‘Brave, patient, true to heart’
FRESNO, Calif. — Out of the blue, the student walked over to Abel Ruiz and nonchalantly handed him a note.
It was written on a torn piece of paper and only used six lines. It also had a title: “30 Ways to Describe Mr. Ruiz.”
Before even reading it, Ruiz felt himself getting emotional. He elected to read it later when he wasn’t surrounded by his students.
“I didn’t want to cry in front of them all,” Ruiz said.
Ruiz, a science teacher for Aspen Public Schools in Fresno, California, wears his heart on his sleeve each day he enters his classroom. He isn’t shy to tell his students how much he cares about every one of them, without expecting anything in return.
That’s why this particular note—featuring uplifting adjectives and phrases about Ruiz and his teaching style—caught him off-guard. The student who wrote it is in their first year at the school and Ruiz has enjoyed the process of creating a new connection. After discovering the two both shared a passion for all things Harry Potter, an initial bond was formed and it slowly strengthened as the school year progressed.
“Sometimes you have students who you think you’re not getting to, and then they’ll do something like write this note and you’re like, ‘Whoa, you do see me, you do listen, and you do know that I care about you,’” said Ruiz, while re-reading the words on the piece of paper. “This is just super cool.”
The note validated Ruiz’s decision to forgo his initial plan of being a scientist studying high-energy particle interactions to become an educator who makes a profound impact through teacher-student interactions.
‘Brave, patient, true to heart’
As one of seven children in a single-parent household, Ruiz’s calm demeanor helped him blend in with his more animated siblings.
“He’s very reserved and I’ve definitely always been more social than him,” said Viane Ruiz, Abel’s sister. “But as soon as he became a teacher, everything changed. When it comes to his kids, he’ll do anything for them. He’ll embarrass himself. He loves just being a big nerd to connect with his students, especially to the low-income students because that’s how we were raised.”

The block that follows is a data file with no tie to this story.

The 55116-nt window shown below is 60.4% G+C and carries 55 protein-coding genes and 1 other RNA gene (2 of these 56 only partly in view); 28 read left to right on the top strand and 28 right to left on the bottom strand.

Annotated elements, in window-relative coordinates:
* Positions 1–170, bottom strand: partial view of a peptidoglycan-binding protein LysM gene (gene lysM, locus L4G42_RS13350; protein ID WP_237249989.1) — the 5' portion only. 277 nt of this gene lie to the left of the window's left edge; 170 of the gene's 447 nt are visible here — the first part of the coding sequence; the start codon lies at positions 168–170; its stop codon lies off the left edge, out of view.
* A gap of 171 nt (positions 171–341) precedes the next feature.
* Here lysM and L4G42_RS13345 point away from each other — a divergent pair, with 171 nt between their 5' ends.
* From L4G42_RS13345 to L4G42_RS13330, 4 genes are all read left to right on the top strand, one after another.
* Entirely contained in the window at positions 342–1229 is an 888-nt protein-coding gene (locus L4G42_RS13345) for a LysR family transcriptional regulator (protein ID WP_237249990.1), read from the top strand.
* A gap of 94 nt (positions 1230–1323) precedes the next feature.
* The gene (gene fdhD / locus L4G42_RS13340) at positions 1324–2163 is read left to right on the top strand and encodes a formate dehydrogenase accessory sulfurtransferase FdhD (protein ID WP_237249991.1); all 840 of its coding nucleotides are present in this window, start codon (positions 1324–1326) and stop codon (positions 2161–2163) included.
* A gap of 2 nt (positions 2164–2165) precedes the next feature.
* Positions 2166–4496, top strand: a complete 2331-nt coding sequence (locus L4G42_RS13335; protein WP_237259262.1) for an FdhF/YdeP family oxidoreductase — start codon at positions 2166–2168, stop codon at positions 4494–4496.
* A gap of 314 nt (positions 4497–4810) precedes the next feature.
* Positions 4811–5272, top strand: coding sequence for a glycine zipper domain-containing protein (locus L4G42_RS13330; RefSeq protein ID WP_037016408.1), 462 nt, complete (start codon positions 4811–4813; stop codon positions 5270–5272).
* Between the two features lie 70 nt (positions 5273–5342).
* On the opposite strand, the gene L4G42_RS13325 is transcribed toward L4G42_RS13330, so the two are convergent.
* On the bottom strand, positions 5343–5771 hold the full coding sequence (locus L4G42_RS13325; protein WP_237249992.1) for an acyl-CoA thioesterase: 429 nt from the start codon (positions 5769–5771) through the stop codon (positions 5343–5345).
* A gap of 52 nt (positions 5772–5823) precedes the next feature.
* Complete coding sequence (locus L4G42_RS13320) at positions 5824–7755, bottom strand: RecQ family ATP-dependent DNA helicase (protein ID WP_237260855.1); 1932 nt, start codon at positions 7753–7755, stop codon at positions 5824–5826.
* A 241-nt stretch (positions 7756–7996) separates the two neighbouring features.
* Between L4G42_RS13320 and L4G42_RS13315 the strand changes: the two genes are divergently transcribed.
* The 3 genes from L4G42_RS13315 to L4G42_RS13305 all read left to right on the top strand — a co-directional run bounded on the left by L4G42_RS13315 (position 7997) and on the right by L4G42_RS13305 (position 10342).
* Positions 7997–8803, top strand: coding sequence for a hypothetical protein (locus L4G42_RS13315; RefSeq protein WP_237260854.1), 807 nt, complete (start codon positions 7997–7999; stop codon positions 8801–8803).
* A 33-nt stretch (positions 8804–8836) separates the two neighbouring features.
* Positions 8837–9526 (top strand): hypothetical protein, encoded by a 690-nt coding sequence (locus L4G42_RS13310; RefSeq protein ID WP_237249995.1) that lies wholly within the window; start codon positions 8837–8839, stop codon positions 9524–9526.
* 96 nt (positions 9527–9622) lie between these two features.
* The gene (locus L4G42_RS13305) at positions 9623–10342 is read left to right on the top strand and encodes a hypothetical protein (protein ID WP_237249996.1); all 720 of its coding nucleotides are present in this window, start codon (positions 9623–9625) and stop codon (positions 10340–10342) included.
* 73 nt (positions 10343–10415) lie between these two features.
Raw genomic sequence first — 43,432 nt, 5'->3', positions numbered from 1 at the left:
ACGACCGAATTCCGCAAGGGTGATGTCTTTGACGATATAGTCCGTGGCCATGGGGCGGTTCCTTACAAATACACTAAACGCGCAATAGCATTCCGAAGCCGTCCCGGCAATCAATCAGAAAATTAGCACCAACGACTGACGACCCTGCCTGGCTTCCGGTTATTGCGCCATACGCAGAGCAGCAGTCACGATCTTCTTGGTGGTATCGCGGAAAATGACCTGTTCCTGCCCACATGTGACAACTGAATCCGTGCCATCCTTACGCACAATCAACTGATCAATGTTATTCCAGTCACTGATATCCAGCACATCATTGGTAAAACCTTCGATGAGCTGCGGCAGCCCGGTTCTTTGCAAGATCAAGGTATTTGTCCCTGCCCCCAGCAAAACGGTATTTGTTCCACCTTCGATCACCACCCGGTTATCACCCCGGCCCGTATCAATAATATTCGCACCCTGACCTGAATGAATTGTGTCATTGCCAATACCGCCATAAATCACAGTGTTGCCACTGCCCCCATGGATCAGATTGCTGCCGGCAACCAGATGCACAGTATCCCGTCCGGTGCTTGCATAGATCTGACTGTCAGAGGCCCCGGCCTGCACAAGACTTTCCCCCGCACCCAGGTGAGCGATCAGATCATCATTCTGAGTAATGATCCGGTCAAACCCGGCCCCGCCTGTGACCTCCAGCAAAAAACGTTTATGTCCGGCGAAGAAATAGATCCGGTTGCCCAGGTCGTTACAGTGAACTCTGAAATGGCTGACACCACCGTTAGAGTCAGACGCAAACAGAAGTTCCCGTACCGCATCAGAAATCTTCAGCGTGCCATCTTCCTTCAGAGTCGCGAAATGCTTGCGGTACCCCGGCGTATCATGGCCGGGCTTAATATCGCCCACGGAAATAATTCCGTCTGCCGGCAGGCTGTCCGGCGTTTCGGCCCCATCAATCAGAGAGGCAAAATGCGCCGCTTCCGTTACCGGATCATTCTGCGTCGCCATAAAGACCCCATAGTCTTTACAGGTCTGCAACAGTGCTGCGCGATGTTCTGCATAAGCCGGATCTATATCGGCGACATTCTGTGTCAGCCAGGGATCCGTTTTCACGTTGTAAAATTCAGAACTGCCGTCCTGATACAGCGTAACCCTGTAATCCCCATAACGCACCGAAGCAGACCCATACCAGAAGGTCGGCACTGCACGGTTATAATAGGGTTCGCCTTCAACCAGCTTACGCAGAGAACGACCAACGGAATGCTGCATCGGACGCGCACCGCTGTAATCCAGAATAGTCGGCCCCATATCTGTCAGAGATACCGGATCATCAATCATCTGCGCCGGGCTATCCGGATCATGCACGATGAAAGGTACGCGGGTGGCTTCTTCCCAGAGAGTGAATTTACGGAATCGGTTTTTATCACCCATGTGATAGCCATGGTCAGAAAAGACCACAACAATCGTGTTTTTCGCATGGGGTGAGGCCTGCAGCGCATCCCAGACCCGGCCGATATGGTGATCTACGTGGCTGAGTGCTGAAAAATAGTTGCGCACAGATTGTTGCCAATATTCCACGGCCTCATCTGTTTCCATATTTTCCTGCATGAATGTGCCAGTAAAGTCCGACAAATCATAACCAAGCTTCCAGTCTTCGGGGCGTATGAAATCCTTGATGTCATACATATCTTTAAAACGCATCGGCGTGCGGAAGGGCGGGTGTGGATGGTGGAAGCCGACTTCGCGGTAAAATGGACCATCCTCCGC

The Ruiz family grew up in Selma, a farming community located about 20 miles southeast of Fresno. The children were raised by their mother, who stressed the importance of education every chance she could.
“My mom grew up on a ranch so she was always working outside growing up,” Ruiz said. “She ingrained in us that education was going to be our ticket to a better life. We were taught to work hard and always use your heart. My mom is my hero. We talk every day.”
Ruiz remembers the conversation when he told his mother he was going to switch from studying physics at UC Berkeley to pursue teaching science to a majority Latino student population in his beloved Central Valley community.
“She encouraged me to go for it,” Ruiz said. “She’s always been my biggest fan.”
‘Understanding, strict but sweet, smiley’
Ruiz has one specific memory from his childhood that leads to his number one personal rule as a teacher.
“I will not yell at the kids,” Ruiz said.
As a third-grader, Ruiz was wrestling with a friend in class and accidentally spilled water onto the lesson plans of his teacher.
“I got yelled at and I deserved it, but that’s the only thing I remember now about that teacher,” Ruiz said. “That’s unfair because I know she was a good teacher, but being yelled at is what really stuck with me. I remember feeling so bad about it.”
Ruiz admits that some days are harder than others to “keep cool,” but he’s learned different strategies over the years. He’ll take five-minute breaks, or a quick walk, or simply remind himself that everyone is living their own story.
“You never know all that’s going on with someone,” Ruiz said. “There’s always something in their home life or personal life that leads to different behavior. I know what some of these students are up against and I know the potential that lies in them. I just want to unlock it so they can see how great they are.”
Ruiz’s unique mix of compassion and discipline for his students is evident as he walks around his eighth-grade science class.
When one student speaks too softly, Ruiz offers an encouraging, “Loud and proud!” When he’s waiting for a few students to return to their seats, he doesn’t use names but his message is clearly received: “I’m waiting on four people … now three … now two … still waiting on one. Thank you.”
“He’s my favorite teacher,” Akasha said.
“He really cares a lot,” Isaiah said.
‘Helper, there for others, just’
Ruiz opens each school year by trying to learn as much about his new students as possible.
“I basically spent the entire first week just being nosy and asking things like, ‘What do you like to do? Who’s your brother or sister?’” Ruiz said. “The first thing I always want to do is create that relationship with them. Once you build that relationship, they want to learn from you and they trust you.”
Ruiz sometimes wonders where he’d be if he stayed on the path of a scientist and spent his life researching quantum computing. But as he stares at the student note that describes him in 30 ways—including “fighter,” “brilliant,” and “confident”—it’s clear as ever that he’s in the right place.
“The best thing you can ever receive is a handwritten note from a student,” Ruiz said. “It doesn’t even matter what it says. That can drive a teacher for years. That’s all we need. That’s our fuel.”